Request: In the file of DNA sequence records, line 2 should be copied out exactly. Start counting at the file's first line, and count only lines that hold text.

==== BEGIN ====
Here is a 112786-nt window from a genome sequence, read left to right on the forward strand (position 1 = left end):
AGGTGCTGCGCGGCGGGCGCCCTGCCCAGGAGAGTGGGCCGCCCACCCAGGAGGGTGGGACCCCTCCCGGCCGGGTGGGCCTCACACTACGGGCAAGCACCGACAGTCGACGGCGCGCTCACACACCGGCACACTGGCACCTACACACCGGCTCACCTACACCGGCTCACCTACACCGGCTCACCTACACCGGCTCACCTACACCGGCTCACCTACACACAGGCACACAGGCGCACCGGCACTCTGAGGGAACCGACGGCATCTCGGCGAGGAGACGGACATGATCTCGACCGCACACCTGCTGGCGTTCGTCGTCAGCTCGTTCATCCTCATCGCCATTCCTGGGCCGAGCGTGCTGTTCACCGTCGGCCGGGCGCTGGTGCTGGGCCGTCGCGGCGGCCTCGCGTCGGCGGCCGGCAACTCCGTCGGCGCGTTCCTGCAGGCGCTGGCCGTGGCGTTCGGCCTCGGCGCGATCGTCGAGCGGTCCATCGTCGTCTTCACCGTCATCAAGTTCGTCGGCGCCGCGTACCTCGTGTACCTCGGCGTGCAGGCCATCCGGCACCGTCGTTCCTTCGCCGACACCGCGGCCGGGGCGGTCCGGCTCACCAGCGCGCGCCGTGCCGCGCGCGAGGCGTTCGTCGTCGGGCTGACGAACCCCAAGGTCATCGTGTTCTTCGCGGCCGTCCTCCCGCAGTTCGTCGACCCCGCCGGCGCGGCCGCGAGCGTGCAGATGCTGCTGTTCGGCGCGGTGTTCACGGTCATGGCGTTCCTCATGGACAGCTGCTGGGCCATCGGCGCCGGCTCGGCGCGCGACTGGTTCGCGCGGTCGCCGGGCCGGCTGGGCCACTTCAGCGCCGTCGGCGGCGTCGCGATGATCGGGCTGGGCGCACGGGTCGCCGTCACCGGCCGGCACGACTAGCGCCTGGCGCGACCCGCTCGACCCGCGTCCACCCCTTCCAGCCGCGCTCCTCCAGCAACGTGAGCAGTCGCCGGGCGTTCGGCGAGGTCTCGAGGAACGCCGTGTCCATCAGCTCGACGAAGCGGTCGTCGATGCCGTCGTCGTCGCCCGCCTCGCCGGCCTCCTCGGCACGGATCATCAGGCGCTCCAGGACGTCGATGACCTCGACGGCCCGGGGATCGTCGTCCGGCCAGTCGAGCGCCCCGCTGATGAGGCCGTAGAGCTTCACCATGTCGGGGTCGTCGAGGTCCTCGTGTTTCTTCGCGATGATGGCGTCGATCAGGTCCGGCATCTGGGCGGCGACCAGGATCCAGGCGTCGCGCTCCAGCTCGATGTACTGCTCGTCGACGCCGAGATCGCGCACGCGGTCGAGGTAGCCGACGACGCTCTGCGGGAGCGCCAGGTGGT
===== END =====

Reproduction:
AGGTGCTGCGCGGCGGGCGCCCTGCCCAGGAGAGTGGGCCGCCCACCCAGGAGGGTGGGACCCCTCCCGGCCGGGTGGGCCTCACACTACGGGCAAGCACCGACAGTCGACGGCGCGCTCACACACCGGCACACTGGCACCTACACACCGGCTCACCTACACCGGCTCACCTACACCGGCTCACCTACACCGGCTCACCTACACCGGCTCACCTACACACAGGCACACAGGCGCACCGGCACTCTGAGGGAACCGACGGCATCTCGGCGAGGAGACGGACATGATCTCGACCGCACACCTGCTGGCGTTCGTCGTCAGCTCGTTCATCCTCATCGCCATTCCTGGGCCGAGCGTGCTGTTCACCGTCGGCCGGGCGCTGGTGCTGGGCCGTCGCGGCGGCCTCGCGTCGGCGGCCGGCAACTCCGTCGGCGCGTTCCTGCAGGCGCTGGCCGTGGCGTTCGGCCTCGGCGCGATCGTCGAGCGGTCCATCGTCGTCTTCACCGTCATCAAGTTCGTCGGCGCCGCGTACCTCGTGTACCTCGGCGTGCAGGCCATCCGGCACCGTCGTTCCTTCGCCGACACCGCGGCCGGGGCGGTCCGGCTCACCAGCGCGCGCCGTGCCGCGCGCGAGGCGTTCGTCGTCGGGCTGACGAACCCCAAGGTCATCGTGTTCTTCGCGGCCGTCCTCCCGCAGTTCGTCGACCCCGCCGGCGCGGCCGCGAGCGTGCAGATGCTGCTGTTCGGCGCGGTGTTCACGGTCATGGCGTTCCTCATGGACAGCTGCTGGGCCATCGGCGCCGGCTCGGCGCGCGACTGGTTCGCGCGGTCGCCGGGCCGGCTGGGCCACTTCAGCGCCGTCGGCGGCGTCGCGATGATCGGGCTGGGCGCACGGGTCGCCGTCACCGGCCGGCACGACTAGCGCCTGGCGCGACCCGCTCGACCCGCGTCCACCCCTTCCAGCCGCGCTCCTCCAGCAACGTGAGCAGTCGCCGGGCGTTCGGCGAGGTCTCGAGGAACGCCGTGTCCATCAGCTCGACGAAGCGGTCGTCGATGCCGTCGTCGTCGCCCGCCTCGCCGGCCTCCTCGGCACGGATCATCAGGCGCTCCAGGACGTCGATGACCTCGACGGCCCGGGGATCGTCGTCCGGCCAGTCGAGCGCCCCGCTGATGAGGCCGTAGAGCTTCACCATGTCGGGGTCGTCGAGGTCCTCGTGTTTCTTCGCGATGATGGCGTCGATCAGGTCCGGCATCTGGGCGGCGACCAGGATCCAGGCGTCGCGCTCCAGCTCGATGTACTGCTCGTCGACGCCGAGATCGCGCACGCGGTCGAGGTAGCCGACGACGCTCTGCGGGAGCGCCAGGTGGT